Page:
The DAO Debrief: Lessons Learned on DAO Liabilities and Regulations
We dedicated this March at the Blockchain Law for Social Good Center (“BL4SG”) to Decentralized Autonomous Organizations (“DAOs”). With the release of the DAO Toolkit at the World Economic Forum (“WEF”), we first examined how DAOs can be leveraged as vehicles for positive social impact and align with Environmental, Social and Governance (“ESG”) objectives. As an example of how DAOs are already making real-world impacts, we spotlighted H.E.R. DAO and their efforts to enable inclusion in Web 3.0. On February 14th, BL4SG hosted the first event at its new home, University of San Francisco School of Law, to discuss the potential liabilities that could arise from DAOs and the emerging regulatory landscape. Our panelists – Nik De from CoinDesk, Lisa Rubin from Paul Hastings and Min Wei from the Algorand Foundation – offered legal, policy and technical perspectives as we explored these topics in greater depth.
Unlike traditional entities, where decisions are made by a central authority, DAOs are governed by their members. Even though several thousand DAOs have already come into existence, with over $10 billion collectively held in their treasuries, there are still numerous legal uncertainties in this space (1). Specifically, existing corporate forms, which emphasize centralized management structures, might not necessarily apply to DAOs and have prompted several states to adopt legal frameworks specific to DAOs (2). Without a formal “legal wrapper” or liability protection, however, DAOs could be construed as unincorporated associations that could be subject to joint and several liabilities. In other words, a member signing on behalf of a DAO could unknowingly be signing on behalf of themself and become “accidentally liable.”
Ooki DAO, a Decentralized Finance (“DeFi”) platform, is a contemporary example of how legal frameworks for DAOs are being developed in real-time. In September of 2022, the Commodity Futures Trading Commission (“CFTC”) filed a complaint alleging that Ooki DAO had violated CFTC regulations, the Bank Secrecy Act and the Commodity Exchange Act (3). Given the “minimum contacts” that Ooki DAO had established with residents of Northern California, the Court – in this instance the United States District Court for the Northern District of California – was granted jurisdiction over this matter. Unbeknownst to the CFTC, however, service of the complaint to Ooki DAO would become an unexpected hurdle.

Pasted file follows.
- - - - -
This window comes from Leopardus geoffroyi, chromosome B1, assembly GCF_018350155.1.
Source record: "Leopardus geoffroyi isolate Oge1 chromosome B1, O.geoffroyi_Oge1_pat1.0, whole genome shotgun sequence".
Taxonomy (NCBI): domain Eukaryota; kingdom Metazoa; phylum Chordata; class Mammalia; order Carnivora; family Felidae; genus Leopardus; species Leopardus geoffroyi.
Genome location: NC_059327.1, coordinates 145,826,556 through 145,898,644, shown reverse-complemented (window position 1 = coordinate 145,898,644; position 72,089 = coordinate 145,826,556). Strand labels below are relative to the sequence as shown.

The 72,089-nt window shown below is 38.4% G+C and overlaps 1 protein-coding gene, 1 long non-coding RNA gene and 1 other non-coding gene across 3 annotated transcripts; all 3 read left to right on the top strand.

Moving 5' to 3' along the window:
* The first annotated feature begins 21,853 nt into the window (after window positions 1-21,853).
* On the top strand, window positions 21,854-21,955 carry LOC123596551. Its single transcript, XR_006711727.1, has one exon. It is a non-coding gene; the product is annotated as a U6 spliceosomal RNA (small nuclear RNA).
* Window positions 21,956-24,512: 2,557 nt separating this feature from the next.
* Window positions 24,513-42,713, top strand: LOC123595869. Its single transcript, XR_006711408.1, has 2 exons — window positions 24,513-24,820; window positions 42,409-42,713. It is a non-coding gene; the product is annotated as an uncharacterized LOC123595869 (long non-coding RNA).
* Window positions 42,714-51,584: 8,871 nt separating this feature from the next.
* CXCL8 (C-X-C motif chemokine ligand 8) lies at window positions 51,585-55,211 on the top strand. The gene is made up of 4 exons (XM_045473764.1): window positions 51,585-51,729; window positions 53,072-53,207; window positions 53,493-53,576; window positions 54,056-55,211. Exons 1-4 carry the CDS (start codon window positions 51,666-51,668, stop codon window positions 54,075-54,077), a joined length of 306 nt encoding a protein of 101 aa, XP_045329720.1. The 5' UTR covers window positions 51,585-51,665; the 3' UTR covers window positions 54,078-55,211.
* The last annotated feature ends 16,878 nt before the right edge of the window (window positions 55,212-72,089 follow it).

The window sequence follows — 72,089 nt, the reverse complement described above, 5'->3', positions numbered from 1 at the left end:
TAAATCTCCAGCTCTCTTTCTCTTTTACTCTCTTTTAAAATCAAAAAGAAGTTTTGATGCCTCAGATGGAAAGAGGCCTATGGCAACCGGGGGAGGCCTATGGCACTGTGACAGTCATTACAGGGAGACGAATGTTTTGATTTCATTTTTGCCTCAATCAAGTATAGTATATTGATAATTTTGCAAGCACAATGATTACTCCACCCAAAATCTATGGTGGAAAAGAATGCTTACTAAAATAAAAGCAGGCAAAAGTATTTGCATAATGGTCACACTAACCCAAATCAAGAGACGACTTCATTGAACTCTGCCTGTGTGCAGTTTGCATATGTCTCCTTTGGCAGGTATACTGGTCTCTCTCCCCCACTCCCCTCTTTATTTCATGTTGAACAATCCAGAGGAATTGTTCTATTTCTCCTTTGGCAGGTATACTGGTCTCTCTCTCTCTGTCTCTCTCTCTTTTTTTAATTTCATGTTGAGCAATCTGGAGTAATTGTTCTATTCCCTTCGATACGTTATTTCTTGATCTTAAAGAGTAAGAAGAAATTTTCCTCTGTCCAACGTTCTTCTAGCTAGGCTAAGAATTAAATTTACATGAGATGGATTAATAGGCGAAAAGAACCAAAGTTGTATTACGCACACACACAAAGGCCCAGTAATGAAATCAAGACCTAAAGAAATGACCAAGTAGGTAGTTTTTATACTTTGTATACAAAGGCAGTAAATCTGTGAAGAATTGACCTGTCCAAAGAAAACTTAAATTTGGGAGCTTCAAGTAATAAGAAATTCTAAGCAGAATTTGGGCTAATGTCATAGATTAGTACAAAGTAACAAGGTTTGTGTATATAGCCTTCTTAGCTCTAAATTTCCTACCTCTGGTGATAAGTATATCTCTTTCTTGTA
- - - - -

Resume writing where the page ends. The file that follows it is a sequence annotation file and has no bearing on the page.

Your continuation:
Since DAOs are effectively leaderless, and many (if not all) members tend to remain anonymous, it can be difficult to determine who gets served. Faced with this predicament, the CFTC ultimately served Ooki DAO via its website help chat box (4). Despite amicus briefs contending that Ooki DAO is a technology and not an entity, thereby providing an exemption to service, the Court noted that members of Ooki DAO had seemingly acknowledged the complaint through internal communication channels (5). Additionally, Ooki DAO conspicuously firewalled its website to prohibit access for United States internet protocol (“IP”) addresses soon after the CFTC filed its complaint.
While the Court’s acceptance of service via help chat box does not set a judicial precedent, it could have persuasive authority in future proceedings against DAOs. As the Court has asked Ooki DAO members to come forward, presumably with the risk of liability exposure, it is yet to be determined if non-voting token holders could be exculpated from the CFTC’s claims. Conceivably, token holders that voted against proposals that allegedly violated federal laws and CFTC regulations would have the strongest defense. This would align with existing corporate jurisprudence that protects directors in fiduciary duty actions who voted in the best interest of the company and in accordance with the law, but the implications for DAOs have yet to be determined.